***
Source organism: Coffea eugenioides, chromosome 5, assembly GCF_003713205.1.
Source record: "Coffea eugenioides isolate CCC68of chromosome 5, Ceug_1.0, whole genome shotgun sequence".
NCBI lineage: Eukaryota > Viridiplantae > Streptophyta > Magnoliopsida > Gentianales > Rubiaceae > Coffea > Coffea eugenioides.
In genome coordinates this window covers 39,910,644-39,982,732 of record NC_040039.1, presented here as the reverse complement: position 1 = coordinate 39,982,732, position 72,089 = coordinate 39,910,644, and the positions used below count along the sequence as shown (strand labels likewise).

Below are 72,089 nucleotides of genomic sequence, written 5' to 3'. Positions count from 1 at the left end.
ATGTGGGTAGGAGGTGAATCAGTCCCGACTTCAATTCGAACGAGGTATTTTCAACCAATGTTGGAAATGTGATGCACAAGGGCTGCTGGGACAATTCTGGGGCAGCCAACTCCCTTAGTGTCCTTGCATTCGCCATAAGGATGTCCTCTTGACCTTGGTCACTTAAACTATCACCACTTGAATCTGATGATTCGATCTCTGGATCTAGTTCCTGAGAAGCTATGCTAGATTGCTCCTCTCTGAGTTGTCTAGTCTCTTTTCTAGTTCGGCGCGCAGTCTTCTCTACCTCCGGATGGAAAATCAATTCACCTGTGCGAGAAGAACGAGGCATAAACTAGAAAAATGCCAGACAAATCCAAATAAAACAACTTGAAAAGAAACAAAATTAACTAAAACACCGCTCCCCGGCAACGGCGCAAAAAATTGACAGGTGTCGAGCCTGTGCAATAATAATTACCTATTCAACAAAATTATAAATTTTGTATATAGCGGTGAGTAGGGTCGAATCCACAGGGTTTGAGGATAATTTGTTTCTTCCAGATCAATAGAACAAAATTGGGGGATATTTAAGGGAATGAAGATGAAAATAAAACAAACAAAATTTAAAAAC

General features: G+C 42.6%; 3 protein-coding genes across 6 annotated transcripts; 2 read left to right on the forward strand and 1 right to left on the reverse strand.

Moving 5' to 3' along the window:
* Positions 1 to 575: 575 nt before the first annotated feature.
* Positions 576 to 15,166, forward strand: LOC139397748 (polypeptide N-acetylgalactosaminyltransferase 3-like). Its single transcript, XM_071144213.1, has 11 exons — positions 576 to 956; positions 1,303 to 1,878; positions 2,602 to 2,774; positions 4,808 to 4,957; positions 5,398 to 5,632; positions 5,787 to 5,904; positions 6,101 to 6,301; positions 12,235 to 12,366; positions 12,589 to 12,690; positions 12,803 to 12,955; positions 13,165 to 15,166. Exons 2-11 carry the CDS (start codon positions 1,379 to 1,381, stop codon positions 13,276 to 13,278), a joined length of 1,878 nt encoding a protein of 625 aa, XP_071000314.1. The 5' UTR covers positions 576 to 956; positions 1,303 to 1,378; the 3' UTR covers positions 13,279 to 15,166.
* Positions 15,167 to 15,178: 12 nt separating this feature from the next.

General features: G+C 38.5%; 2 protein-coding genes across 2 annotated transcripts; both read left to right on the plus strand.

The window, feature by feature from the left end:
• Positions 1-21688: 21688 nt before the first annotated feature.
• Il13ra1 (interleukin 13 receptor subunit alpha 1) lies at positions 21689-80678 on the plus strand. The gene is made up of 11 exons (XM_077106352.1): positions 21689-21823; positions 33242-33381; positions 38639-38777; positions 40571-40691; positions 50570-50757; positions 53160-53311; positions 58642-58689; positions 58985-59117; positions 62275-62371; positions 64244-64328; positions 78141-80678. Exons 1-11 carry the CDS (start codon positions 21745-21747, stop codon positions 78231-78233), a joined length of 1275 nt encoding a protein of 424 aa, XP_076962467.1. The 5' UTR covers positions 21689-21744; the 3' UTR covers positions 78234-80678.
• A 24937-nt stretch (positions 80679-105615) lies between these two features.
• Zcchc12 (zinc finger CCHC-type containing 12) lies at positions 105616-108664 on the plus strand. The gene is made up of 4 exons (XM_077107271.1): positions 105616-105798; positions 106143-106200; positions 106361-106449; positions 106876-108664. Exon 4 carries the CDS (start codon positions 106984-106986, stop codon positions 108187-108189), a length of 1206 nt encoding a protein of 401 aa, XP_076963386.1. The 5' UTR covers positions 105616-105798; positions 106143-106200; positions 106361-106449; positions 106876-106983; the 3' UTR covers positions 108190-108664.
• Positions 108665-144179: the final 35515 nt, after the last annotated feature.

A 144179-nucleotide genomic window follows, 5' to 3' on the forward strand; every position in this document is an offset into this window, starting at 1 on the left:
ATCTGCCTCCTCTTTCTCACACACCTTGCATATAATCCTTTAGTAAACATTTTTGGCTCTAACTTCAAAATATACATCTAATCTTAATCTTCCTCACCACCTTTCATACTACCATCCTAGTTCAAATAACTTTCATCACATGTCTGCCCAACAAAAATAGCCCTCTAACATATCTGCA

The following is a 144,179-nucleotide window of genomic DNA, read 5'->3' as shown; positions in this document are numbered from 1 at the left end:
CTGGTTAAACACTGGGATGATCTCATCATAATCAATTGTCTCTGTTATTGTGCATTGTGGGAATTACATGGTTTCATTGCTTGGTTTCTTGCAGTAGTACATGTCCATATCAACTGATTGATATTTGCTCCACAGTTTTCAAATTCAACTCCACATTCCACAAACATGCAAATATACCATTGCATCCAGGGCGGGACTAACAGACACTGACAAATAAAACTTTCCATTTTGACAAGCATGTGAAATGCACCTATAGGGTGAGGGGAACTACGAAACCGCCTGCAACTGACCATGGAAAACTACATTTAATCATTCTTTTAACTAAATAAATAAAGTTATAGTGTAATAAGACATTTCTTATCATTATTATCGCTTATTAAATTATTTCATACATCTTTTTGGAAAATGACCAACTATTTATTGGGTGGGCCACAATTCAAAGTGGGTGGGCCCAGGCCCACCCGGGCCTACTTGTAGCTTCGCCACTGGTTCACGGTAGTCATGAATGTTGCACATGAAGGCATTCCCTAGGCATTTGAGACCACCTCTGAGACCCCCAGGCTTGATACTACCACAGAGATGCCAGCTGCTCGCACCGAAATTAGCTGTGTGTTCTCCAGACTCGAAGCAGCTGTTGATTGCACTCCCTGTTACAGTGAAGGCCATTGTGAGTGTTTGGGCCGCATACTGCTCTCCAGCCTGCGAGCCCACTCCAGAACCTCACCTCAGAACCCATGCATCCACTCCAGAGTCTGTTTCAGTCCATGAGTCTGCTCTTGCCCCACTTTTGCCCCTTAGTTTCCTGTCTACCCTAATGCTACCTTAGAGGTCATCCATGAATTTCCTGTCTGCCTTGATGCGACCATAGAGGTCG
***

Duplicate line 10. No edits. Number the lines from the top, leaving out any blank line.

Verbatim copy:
* Positions 576 to 15,166, forward strand: LOC139397748 (polypeptide N-acetylgalactosaminyltransferase 3-like). Its single transcript, XM_071144213.1, has 11 exons — positions 576 to 956; positions 1,303 to 1,878; positions 2,602 to 2,774; positions 4,808 to 4,957; positions 5,398 to 5,632; positions 5,787 to 5,904; positions 6,101 to 6,301; positions 12,235 to 12,366; positions 12,589 to 12,690; positions 12,803 to 12,955; positions 13,165 to 15,166. Exons 2-11 carry the CDS (start codon positions 1,379 to 1,381, stop codon positions 13,276 to 13,278), a joined length of 1,878 nt encoding a protein of 625 aa, XP_071000314.1. The 5' UTR covers positions 576 to 956; positions 1,303 to 1,378; the 3' UTR covers positions 13,279 to 15,166.